I once worked as a partner in an international consulting firm. As a part of that assignment, I helped executives learn to think strategically. Strategic thinking and strategic planning are distinct but equally important disciplines. While strategic plans are frequently and inappropriately linear extrapolations of the past, real strategic thinking requires vision and creativity – “what if” thinking.

In those days, I invariably took clients through a SWOT (strengths, weaknesses, opportunities and threats) analysis. Executives detail their organization’s current strengths and weaknesses as well as current and prospective competitive, economic and regulatory opportunities and threats. The ultimate objective is to develop plans that will leverage strengths and improve weaknesses, while exploiting opportunities and alleviating threats.

During completion, executives initially focused on weaknesses, their thoughts being: “Why should we spend our time doing anything about our strengths? They’re already strengths!”

Here’s why!

Peter Drucker once said, “The primary job of a manager is to make strength productive.” Most executives spend too much time improving weaknesses and not enough time leveraging strengths. With the velocity of competitive change that exists today, by the time an organization builds a new core competence, it’ll likely be irrelevant. Leveraging existing strengths is also a less expensive proposition than building or buying new ones.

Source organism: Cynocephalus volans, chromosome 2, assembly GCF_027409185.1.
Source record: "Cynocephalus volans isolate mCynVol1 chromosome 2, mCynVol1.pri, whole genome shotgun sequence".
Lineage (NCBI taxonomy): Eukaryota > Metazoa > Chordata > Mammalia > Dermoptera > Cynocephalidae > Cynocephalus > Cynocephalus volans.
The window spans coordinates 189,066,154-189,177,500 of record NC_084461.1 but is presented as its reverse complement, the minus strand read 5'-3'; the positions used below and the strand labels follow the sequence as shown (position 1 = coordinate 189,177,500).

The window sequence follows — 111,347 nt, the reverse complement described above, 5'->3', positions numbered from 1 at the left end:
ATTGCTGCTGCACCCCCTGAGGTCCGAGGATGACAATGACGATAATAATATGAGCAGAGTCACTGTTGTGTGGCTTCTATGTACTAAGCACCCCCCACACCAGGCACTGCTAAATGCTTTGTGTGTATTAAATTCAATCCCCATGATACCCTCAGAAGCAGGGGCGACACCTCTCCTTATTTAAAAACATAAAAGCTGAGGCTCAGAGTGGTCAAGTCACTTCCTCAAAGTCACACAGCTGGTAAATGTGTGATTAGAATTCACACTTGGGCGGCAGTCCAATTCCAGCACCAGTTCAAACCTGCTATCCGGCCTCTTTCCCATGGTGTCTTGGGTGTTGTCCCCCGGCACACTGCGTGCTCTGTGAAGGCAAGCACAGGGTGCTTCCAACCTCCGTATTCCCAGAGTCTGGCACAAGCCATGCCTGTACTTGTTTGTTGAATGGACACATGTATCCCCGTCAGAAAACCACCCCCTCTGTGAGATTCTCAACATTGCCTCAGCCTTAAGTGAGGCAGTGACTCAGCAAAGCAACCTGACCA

Today, I spend much of my time helping individual executives develop and implement actions that’ll propel their own performance. The challenge is similar. People almost always want to focus on improving their weaknesses. I constantly hear comments like the following: “My company’s CEO thinks I’m a really great creative thinker. She doesn’t believe that my “follow-through” is as good as it needs to be.”

This person’s usual approach would be to craft a development plan focusing on improving follow-through. Here’s the problem: Depending on how large the deficit, this person’s follow-through skills may only become marginally better, and then only with a lot of work. Both the organization and the individual might be better off figuring out ways to leverage his strengths.

I’m not advocating the neglect of skill deficiencies. What I am saying is that organizational leaders and their associates generally expend too much energy and money on deficiencies and attend insufficiently to augmenting or leveraging existing capabilities.

Next month, I’ll take this examination one step further. Even when people sufficiently acknowledge and exploit their strengths, they rarely integrate an equally important consideration: What are they really passionate about? Being skilled and being excited are equally important dimensions of personal effectiveness.

Copyright 2012 Rand Golletz. All rights reserved.

Author's Bio: 

Rand Golletz is the managing partner of Rand Golletz Performance Systems, a leadership development, executive coaching and consulting firm that works with senior corporate leaders and business owners on a wide range of issues, including interpersonal effectiveness, brand-building, sales management, strategy creation and implementation. For more information and to sign up for Rand's free newsletter, The Real Deal, visit http://www.randgolletz.com.